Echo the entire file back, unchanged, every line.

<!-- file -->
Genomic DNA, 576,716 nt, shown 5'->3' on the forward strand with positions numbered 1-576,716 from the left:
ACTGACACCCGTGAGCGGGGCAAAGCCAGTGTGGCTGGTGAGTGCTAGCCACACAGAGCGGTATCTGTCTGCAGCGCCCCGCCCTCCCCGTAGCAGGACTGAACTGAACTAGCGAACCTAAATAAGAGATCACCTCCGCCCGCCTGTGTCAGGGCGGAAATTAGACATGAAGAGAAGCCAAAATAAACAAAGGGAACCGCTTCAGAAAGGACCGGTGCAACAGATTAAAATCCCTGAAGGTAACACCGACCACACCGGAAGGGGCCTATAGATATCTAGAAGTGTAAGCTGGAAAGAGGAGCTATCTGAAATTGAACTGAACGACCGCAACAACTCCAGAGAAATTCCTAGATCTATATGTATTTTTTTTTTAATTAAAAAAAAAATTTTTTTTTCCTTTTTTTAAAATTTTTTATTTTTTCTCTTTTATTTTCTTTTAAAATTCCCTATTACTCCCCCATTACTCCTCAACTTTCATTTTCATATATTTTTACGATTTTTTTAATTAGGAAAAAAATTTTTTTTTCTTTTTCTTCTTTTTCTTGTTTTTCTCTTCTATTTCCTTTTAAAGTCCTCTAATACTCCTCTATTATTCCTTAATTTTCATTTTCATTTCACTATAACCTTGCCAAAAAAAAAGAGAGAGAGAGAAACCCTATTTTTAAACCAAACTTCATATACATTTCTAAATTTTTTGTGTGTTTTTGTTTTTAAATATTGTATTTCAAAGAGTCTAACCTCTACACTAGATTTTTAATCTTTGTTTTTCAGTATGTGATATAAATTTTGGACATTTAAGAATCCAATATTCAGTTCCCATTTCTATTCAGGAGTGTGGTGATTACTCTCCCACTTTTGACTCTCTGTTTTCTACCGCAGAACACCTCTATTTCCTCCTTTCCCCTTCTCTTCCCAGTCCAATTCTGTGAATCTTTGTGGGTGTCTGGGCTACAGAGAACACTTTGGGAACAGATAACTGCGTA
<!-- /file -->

Genomic DNA, 576,716 nt, shown 5'->3' on the forward strand with positions numbered 1-576,716 from the left:
ACTGACACCCGTGAGCGGGGCAAAGCCAGTGTGGCTGGTGAGTGCTAGCCACACAGAGCGGTATCTGTCTGCAGCGCCCCGCCCTCCCCGTAGCAGGACTGAACTGAACTAGCGAACCTAAATAAGAGATCACCTCCGCCCGCCTGTGTCAGGGCGGAAATTAGACATGAAGAGAAGCCAAAATAAACAAAGGGAACCGCTTCAGAAAGGACCGGTGCAACAGATTAAAATCCCTGAAGGTAACACCGACCACACCGGAAGGGGCCTATAGATATCTAGAAGTGTAAGCTGGAAAGAGGAGCTATCTGAAATTGAACTGAACGACCGCAACAACTCCAGAGAAATTCCTAGATCTATATGTATTTTTTTTTTAATTAAAAAAAAAATTTTTTTTTCCTTTTTTTAAAATTTTTTATTTTTTCTCTTTTATTTTCTTTTAAAATTCCCTATTACTCCCCCATTACTCCTCAACTTTCATTTTCATATATTTTTACGATTTTTTTAATTAGGAAAAAAATTTTTTTTTCTTTTTCTTCTTTTTCTTGTTTTTCTCTTCTATTTCCTTTTAAAGTCCTCTAATACTCCTCTATTATTCCTTAATTTTCATTTTCATTTCACTATAACCTTGCCAAAAAAAAAGAGAGAGAGAGAAACCCTATTTTTAAACCAAACTTCATATACATTTCTAAATTTTTTGTGTGTTTTTGTTTTTAAATATTGTATTTCAAAGAGTCTAACCTCTACACTAGATTTTTAATCTTTGTTTTTCAGTATGTGATATAAATTTTGGACATTTAAGAATCCAATATTCAGTTCCCATTTCTATTCAGGAGTGTGGTGATTACTCTCCCACTTTTGACTCTCTGTTTTCTACCGCAGAACACCTCTATTTCCTCCTTTCCCCTTCTCTTCCCAGTCCAATTCTGTGAATCTTTGTGGGTGTCTGGGCTACAGAGAACACTTTGGGAACAGATAACTGCGTA